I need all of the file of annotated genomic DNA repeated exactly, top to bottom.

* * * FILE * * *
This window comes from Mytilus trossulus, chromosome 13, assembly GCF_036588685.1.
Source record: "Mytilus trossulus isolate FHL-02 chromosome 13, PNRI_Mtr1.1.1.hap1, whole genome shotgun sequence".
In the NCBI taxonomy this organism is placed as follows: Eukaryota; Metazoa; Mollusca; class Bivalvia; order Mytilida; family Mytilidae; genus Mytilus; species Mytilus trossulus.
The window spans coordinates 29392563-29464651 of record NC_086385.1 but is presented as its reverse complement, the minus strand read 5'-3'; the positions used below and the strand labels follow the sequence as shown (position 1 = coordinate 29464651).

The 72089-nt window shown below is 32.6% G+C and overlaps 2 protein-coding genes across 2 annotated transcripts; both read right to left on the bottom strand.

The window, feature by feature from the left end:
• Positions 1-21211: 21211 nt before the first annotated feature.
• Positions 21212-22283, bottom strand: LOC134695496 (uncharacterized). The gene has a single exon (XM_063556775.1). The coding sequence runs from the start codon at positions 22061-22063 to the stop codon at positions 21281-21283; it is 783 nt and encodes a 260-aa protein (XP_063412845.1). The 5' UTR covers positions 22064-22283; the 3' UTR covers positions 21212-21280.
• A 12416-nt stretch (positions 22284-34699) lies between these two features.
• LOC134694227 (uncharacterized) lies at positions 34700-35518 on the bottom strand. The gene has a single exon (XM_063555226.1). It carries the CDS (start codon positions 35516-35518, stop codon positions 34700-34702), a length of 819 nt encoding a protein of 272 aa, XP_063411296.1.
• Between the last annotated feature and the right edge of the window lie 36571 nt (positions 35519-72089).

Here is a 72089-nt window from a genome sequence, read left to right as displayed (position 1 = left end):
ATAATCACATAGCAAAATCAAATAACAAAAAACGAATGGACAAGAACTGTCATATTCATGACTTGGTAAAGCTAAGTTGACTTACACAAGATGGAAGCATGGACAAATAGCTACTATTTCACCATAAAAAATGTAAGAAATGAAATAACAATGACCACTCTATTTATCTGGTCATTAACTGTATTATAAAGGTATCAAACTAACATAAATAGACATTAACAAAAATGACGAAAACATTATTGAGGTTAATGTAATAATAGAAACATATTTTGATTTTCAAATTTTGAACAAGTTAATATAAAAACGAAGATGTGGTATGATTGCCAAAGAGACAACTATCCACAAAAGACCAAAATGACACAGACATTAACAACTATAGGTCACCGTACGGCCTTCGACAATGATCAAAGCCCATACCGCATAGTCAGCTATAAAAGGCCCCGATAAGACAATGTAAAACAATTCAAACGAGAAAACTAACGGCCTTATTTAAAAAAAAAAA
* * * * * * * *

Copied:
This window comes from Mytilus trossulus, chromosome 13, assembly GCF_036588685.1.
Source record: "Mytilus trossulus isolate FHL-02 chromosome 13, PNRI_Mtr1.1.1.hap1, whole genome shotgun sequence".
In the NCBI taxonomy this organism is placed as follows: Eukaryota; Metazoa; Mollusca; class Bivalvia; order Mytilida; family Mytilidae; genus Mytilus; species Mytilus trossulus.
The window spans coordinates 29392563-29464651 of record NC_086385.1 but is presented as its reverse complement, the minus strand read 5'-3'; the positions used below and the strand labels follow the sequence as shown (position 1 = coordinate 29464651).

The 72089-nt window shown below is 32.6% G+C and overlaps 2 protein-coding genes across 2 annotated transcripts; both read right to left on the bottom strand.

The window, feature by feature from the left end:
• Positions 1-21211: 21211 nt before the first annotated feature.
• Positions 21212-22283, bottom strand: LOC134695496 (uncharacterized). The gene has a single exon (XM_063556775.1). The coding sequence runs from the start codon at positions 22061-22063 to the stop codon at positions 21281-21283; it is 783 nt and encodes a 260-aa protein (XP_063412845.1). The 5' UTR covers positions 22064-22283; the 3' UTR covers positions 21212-21280.
• A 12416-nt stretch (positions 22284-34699) lies between these two features.
• LOC134694227 (uncharacterized) lies at positions 34700-35518 on the bottom strand. The gene has a single exon (XM_063555226.1). It carries the CDS (start codon positions 35516-35518, stop codon positions 34700-34702), a length of 819 nt encoding a protein of 272 aa, XP_063411296.1.
• Between the last annotated feature and the right edge of the window lie 36571 nt (positions 35519-72089).

Here is a 72089-nt window from a genome sequence, read left to right as displayed (position 1 = left end):
ATAATCACATAGCAAAATCAAATAACAAAAAACGAATGGACAAGAACTGTCATATTCATGACTTGGTAAAGCTAAGTTGACTTACACAAGATGGAAGCATGGACAAATAGCTACTATTTCACCATAAAAAATGTAAGAAATGAAATAACAATGACCACTCTATTTATCTGGTCATTAACTGTATTATAAAGGTATCAAACTAACATAAATAGACATTAACAAAAATGACGAAAACATTATTGAGGTTAATGTAATAATAGAAACATATTTTGATTTTCAAATTTTGAACAAGTTAATATAAAAACGAAGATGTGGTATGATTGCCAAAGAGACAACTATCCACAAAAGACCAAAATGACACAGACATTAACAACTATAGGTCACCGTACGGCCTTCGACAATGATCAAAGCCCATACCGCATAGTCAGCTATAAAAGGCCCCGATAAGACAATGTAAAACAATTCAAACGAGAAAACTAACGGCCTTATTTAAAAAAAAAAA